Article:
Butterknowes Farmhouse Bastle

Has been described as a Certain Bastle

There are major building remains

NameButterknowes Farmhouse Bastle
Alternative NamesButterknowe; Butterknowles
Historic CountryNorthumberland
Modern AuthorityNorthumberland
1974 AuthorityNorthumberland
Civil ParishBrinkburn

A tower is known to have been at Butterknowes. In a description of Rothbury Forest a century ago, (c.1803) the so-called Forest was stated to be dotted over with 'Bastile buildings'. Not one of these strong houses remains at the present day (Dixon 1903).

NZ 09139918. Butterknowes consists of a farmhouse with outbuildings, and is situated upon a small rise of ground surrounded by low-lying pastureland.

The site commands the valley of the River Coquet to the north and east. On the north side of the farmstead is a tract of marshy ground and a pond.

The modern farmhouse incorporates remains of a preceding structure which was of great strength, 10.1m of the north outside wall, and the whole of an interior, dividing wall running north-south, 6.2m in length, is 1.2m thick at ground level, narrowing to 1m at first floor level. The wall is seen on the north side to be constructed of large rough-hewn stones, with well fashioned quoins. The full extent of the remains so incorporated, can be traced within the farmhouse from the numerous doorways and windows which have been inserted. No other traces of an earlier structure could be found in or around the farmstead. The occupiers could offer no information about the site (F1 ASP 16-JAN-1957).

Condition unchanged. The remains appear likely to be those of a bastle (F2 RE 04-MAR-1971).

Farmhouse includes old walls, probably a bastle. Measures 33ft x 22ft, walls 3ft 4ins and 4ft 4ins thick (Ramm et al 1970).

Butterknowes Farmhouse is quite a complex building, demonstrating work of several periods. The main two storey two bay block, 10.2m by 6.1m externally, represents the bastle. There is an 18th century extension on the west, an attached farmbuilding range to the east and a mid 19th century rear wing and outshut to the rear. The south wall of the house was rebuilt in the mid 19th century

The only places bastle fabric is visible externally are in the western half of the north wall (above the outshut roof) and at the north east angle. Here, massive quoins are visible and walling of large roughly shaped blocks.

Internally, no bastle features are exposed. Later openings show the original west end wall to be 1.05m thick and the north wall 1.2m. Recent reflooring at first floor level is reported to have exposed the top of a flight of stone steps, dropping down the internal face of the north wall near the north west corner. It is not clear how these related to the wall beneath (ie whether they were within the thickness of the wall or attached to its internal face) and whether they were an original feature of the bastle. (Ryder 1994-5). (Northumberland HER)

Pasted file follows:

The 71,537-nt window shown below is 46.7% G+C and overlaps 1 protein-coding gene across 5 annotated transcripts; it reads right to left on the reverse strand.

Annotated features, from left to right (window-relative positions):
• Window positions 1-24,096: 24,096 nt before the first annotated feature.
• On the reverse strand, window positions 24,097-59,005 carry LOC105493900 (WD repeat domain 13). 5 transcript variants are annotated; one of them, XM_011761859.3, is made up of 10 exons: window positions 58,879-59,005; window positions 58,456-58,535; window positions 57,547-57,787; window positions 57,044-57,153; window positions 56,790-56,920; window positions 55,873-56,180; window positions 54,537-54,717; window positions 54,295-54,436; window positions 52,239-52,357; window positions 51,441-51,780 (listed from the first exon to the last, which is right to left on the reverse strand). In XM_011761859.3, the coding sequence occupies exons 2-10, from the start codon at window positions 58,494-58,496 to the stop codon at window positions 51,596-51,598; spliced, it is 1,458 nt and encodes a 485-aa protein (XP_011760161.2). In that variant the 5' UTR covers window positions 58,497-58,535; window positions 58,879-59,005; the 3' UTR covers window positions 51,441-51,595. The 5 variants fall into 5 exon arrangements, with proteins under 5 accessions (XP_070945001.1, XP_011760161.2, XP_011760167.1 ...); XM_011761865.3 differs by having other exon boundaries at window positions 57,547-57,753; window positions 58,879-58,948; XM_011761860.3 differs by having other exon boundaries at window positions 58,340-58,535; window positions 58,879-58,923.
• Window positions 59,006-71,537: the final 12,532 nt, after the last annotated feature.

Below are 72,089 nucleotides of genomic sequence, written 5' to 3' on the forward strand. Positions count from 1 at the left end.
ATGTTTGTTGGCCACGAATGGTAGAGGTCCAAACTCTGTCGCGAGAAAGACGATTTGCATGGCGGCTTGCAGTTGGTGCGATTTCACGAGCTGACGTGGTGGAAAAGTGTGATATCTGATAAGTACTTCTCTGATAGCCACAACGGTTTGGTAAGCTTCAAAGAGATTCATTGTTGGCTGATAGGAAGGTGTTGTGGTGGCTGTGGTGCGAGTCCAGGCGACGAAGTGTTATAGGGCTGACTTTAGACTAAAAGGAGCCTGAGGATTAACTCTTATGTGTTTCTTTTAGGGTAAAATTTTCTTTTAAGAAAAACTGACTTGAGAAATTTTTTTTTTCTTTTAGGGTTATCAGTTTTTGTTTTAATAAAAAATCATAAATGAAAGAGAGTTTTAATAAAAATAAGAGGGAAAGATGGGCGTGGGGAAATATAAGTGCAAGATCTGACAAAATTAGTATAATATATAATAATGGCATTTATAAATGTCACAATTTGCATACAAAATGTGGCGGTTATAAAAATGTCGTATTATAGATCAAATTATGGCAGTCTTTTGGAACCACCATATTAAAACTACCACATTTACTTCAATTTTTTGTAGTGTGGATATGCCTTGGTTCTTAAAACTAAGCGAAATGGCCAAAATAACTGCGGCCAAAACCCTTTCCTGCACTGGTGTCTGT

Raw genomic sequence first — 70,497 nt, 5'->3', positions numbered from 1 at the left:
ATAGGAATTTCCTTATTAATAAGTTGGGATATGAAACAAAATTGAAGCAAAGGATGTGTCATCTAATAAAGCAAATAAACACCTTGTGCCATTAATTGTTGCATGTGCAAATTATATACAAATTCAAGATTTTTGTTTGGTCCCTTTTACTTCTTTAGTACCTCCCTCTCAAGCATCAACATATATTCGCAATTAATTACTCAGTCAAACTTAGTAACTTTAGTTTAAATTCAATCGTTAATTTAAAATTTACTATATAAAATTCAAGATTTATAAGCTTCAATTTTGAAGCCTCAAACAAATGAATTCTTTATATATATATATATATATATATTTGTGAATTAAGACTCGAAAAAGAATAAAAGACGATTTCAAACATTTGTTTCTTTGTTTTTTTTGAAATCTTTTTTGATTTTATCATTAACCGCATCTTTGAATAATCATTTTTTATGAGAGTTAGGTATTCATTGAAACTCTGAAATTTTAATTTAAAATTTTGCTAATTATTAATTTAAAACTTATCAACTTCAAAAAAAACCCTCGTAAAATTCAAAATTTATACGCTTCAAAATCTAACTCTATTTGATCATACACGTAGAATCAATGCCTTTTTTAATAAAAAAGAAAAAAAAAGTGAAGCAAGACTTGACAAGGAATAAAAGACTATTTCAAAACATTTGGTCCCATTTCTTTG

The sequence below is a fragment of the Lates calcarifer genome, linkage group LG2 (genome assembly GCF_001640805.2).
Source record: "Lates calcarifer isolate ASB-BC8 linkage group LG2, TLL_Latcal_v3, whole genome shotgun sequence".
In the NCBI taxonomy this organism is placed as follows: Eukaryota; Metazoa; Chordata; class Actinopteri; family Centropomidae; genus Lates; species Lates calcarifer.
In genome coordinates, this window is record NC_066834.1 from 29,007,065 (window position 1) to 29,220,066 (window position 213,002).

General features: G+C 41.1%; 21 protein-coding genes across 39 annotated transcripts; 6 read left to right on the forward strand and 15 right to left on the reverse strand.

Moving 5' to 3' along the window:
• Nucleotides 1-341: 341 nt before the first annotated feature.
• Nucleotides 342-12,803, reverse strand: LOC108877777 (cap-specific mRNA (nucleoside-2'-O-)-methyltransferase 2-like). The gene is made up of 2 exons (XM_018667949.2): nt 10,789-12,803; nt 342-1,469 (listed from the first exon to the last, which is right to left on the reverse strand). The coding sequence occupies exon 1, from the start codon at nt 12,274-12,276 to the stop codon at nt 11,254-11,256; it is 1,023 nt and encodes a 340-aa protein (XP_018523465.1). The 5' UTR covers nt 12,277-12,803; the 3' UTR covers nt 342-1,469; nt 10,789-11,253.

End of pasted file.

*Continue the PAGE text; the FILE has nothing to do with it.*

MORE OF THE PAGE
Bastle, late C16 or early C17; extended and refronted c.1800; rear wing and outshut second quarter of C19. Original parts heavy rubble; extension, porch and front wall squared stone; C19 parts squared stone with tooled-and- margined dressings. Welsh slate roof.

2 storeys, 1 + 2 bays. Right part has 4-pane sash windows, in chamfered surrounds, with slightly-projecting sills. Coped gables with stepped-and- banded end stacks. c.1800 left part, slightly set back, has renewed door in chamfered surround on left return of projecting porch with 6-pore casement and gable slit in front wall; windows, to left of porch, similar to right part. Coped left gable with stepped-and-banded end stack; 4-pore sash on left return. Rear elevation shows original bastle masonry above outshut with part-latticed window; to left is projecting wing of 2 low storeys with hip-ended roof.

Interior: North and west walls of bastle 1.20 metres thick. life east end wall, where by analogy with Brinkheugh and Thropton bastles one would expect to find both byre and upper doorways, is not exposed. (Listed Building Report)

Not scheduled

This is a Grade 2 listed building protected by law

Historic England Scheduled Monument Number
Historic England Listed Building number(s)
Images Of England
Historic England (PastScape) Defra or Monument number(s)
County Historic Environment Record
OS Map Grid ReferenceNZ091991
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  • Dodds, John F., 1999, Bastions and Belligerents (Newcastle upon Tyne: Keepdate Publishing) p. 193-4
  • Salter, Mike, 1997, The Castles and Tower Houses of Northumberland (Malvern: Folly Publications) p. 117 (slight)
  • King, D.J.C., 1983, Castellarium Anglicanum (London: Kraus) Vol. 2 p. 357
  • Graham, Frank, 1976, The Castles of Northumberland (Newcastle-upon-Tyne: Frank Graham) p. 84-5
  • Ramm. H.G., McDowall, R.W. and Mercer, E., 1970, Shielings and Bastles (London: HMSO) p. 84 no. 33
  • Long, B., 1967, Castles of Northumberland (Newcastle-upon-Tyne) p. 76
  • Dixon, D.D., 1903, Upper Coquetdale Northumberland: Its History, Traditions, Folk-lore and Scenery (Newcastle-upon Tyne: Robert Redpath) p. 473-4 online copy


  • Christopherson, R., 2011, 'Northumberland bastles: origin and distribution' Medieval Settlement Research Vol. 26 p. 21-33 (listed in appendix)


  • Ryder, P.F., 1994-5, Towers and Bastles in Northumberland Part 1 Alnwick District p. 7